He also didn’t want to disappoint his coach and inspiration to start running—professional runner Gabe Grunewald, a U.S. indoor champion at 3,000 meters who has inspired thousands by continuing to train and race through her four bouts of cancer. Grunewald, a fan of the show, spotted Gaines in New York City’s Central Park last October and shared her story with him. That chance meeting was the spark Gaines needed to run his first race ever, and it’s also why 100 percent of the profits from the race will go toward much-needed research on rare cancers.
Gaines, who is a little more than a month away from running his first marathon, answered some questions from Runner’s World about overcoming the pitfalls of starting from the beginning, how he makes time for training while maintaining a busy life and work schedule, and the best advice he’s received from his coach along the way.
Runner’s World: As of the last week in February, you’re about 10 weeks out from your first marathon. Where are you at now, and how are you feeling?
Chip Gaines: Last weekend I accidentally ran just over 11 miles on my long run day. When I say “accidentally” I mean that I was supposed to run somewhere in the neighborhood of 8 or 9. I still don’t know how I got that flipped around, but it actually felt really good.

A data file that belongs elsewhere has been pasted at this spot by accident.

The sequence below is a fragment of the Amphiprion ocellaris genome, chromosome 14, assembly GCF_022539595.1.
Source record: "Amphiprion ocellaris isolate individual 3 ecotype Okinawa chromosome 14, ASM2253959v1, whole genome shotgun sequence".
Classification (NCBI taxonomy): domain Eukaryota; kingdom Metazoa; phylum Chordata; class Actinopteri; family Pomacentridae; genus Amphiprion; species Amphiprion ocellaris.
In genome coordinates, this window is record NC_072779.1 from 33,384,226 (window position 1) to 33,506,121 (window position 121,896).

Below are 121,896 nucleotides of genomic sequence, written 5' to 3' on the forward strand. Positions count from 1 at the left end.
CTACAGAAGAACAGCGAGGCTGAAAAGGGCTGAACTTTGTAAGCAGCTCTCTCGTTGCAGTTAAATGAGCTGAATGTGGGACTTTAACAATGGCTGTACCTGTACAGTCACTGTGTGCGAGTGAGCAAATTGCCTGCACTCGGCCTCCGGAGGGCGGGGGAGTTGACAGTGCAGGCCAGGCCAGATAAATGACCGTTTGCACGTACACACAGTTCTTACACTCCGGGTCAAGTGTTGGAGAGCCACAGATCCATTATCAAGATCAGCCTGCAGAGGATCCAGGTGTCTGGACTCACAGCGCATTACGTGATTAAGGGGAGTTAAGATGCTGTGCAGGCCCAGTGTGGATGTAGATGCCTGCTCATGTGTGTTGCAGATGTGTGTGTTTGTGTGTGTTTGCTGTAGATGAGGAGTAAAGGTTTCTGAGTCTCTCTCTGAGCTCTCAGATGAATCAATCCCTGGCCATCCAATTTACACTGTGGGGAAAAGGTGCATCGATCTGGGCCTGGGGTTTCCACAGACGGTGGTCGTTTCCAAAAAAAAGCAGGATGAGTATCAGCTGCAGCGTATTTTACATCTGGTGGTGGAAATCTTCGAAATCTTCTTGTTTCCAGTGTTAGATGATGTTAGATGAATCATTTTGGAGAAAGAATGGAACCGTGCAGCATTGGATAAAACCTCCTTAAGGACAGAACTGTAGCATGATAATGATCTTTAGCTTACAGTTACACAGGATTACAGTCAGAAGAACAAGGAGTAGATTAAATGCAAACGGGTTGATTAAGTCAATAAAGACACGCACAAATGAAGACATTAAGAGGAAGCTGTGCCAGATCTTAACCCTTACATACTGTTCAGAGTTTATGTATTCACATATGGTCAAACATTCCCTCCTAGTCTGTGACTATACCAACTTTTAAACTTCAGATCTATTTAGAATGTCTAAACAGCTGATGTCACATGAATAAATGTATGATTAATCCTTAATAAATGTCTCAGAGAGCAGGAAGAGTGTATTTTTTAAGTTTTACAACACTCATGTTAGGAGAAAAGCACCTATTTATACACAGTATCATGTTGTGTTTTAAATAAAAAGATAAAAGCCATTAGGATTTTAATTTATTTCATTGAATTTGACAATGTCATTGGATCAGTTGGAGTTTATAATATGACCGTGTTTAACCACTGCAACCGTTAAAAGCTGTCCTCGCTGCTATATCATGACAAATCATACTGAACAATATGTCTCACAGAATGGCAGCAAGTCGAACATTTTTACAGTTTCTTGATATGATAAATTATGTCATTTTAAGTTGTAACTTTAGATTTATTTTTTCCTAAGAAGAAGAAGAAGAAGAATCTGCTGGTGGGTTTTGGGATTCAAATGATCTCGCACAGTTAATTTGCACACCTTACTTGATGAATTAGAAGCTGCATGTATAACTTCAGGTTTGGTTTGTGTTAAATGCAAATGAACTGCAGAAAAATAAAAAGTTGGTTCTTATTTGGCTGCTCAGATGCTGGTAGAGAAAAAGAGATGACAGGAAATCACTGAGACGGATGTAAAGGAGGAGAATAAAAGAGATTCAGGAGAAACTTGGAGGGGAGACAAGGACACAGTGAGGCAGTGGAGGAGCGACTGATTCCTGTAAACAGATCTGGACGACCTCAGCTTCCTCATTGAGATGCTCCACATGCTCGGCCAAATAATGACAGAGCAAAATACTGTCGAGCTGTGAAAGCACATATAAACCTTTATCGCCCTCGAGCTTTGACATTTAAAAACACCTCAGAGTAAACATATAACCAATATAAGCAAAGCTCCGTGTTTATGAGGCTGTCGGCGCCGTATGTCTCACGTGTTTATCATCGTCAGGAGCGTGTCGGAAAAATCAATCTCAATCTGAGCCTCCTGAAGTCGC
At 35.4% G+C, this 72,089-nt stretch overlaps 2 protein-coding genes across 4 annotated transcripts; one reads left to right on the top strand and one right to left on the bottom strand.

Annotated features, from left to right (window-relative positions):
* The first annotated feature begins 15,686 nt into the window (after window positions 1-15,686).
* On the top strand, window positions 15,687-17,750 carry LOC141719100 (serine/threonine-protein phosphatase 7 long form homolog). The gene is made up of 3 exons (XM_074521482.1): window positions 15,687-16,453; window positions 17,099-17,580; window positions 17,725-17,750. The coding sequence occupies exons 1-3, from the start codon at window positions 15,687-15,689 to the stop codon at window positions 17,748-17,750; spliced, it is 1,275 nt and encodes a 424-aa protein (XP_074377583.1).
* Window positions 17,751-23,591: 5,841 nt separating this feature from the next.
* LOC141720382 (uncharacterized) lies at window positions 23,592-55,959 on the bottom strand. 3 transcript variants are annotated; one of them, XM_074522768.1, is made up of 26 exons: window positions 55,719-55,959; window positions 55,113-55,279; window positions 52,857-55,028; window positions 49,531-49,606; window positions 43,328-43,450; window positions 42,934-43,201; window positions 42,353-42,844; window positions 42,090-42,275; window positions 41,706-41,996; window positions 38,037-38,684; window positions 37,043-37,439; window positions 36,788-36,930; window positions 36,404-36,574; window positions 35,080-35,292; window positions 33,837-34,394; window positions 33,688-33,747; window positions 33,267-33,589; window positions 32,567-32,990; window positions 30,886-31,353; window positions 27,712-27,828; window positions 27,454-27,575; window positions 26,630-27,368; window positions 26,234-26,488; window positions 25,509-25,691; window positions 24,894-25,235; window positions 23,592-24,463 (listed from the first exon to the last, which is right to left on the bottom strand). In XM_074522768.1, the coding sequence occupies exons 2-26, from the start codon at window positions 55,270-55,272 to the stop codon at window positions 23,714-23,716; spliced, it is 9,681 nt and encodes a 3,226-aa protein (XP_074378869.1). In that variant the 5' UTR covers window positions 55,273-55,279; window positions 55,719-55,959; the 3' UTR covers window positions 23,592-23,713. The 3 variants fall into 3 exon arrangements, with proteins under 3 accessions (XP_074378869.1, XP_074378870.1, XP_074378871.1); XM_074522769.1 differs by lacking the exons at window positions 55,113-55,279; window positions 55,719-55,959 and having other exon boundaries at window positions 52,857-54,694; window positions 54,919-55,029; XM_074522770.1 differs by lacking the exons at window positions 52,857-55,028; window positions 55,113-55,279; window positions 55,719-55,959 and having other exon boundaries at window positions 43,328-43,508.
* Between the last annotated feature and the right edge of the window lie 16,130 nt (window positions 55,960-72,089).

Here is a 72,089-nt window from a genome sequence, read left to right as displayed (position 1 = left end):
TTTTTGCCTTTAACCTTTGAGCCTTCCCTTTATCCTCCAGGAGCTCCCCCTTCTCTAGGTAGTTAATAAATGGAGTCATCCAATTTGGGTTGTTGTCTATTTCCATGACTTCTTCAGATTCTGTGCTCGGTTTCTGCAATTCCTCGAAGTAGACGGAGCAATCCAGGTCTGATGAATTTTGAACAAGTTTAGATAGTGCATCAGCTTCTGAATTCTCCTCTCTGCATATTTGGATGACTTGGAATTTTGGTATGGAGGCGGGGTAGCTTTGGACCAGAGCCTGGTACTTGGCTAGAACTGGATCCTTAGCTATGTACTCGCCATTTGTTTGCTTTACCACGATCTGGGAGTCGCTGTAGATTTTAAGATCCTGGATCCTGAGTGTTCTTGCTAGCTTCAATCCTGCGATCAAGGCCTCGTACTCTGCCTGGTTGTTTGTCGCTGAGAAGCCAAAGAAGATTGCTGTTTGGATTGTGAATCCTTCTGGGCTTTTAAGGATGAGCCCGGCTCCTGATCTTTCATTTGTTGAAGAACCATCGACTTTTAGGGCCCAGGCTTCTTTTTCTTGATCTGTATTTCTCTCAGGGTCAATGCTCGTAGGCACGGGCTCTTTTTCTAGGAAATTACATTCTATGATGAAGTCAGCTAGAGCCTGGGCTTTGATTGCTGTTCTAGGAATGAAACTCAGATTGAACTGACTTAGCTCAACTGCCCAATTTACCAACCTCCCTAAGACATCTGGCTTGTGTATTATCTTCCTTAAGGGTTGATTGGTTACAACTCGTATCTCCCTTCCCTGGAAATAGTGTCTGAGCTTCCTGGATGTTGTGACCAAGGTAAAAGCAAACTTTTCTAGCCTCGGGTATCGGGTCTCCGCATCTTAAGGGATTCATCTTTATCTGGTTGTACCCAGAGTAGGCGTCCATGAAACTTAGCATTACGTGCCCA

— Chip Gaines (@chipgaines) March 12, 2018
RW: Many people who start from scratch with running would think about doing a 5K or half marathon first. But you went all the way with a marathon. Any regrets with that decision, or have you been able to embrace the challenge?
CG: I don’t typically lean toward doing things the traditional way. Don’t get me wrong, after diving straight into the deep end I can see why some people take the slow and steady path. This is the hardest thing I’ve ever put my body through, but for me, running is a mental game. I’ve learned that if I can convince myself to just keep putting one foot in front of the other, then I can run as far as I want to.
RW: Describe your best run so far… and also the worst run so far.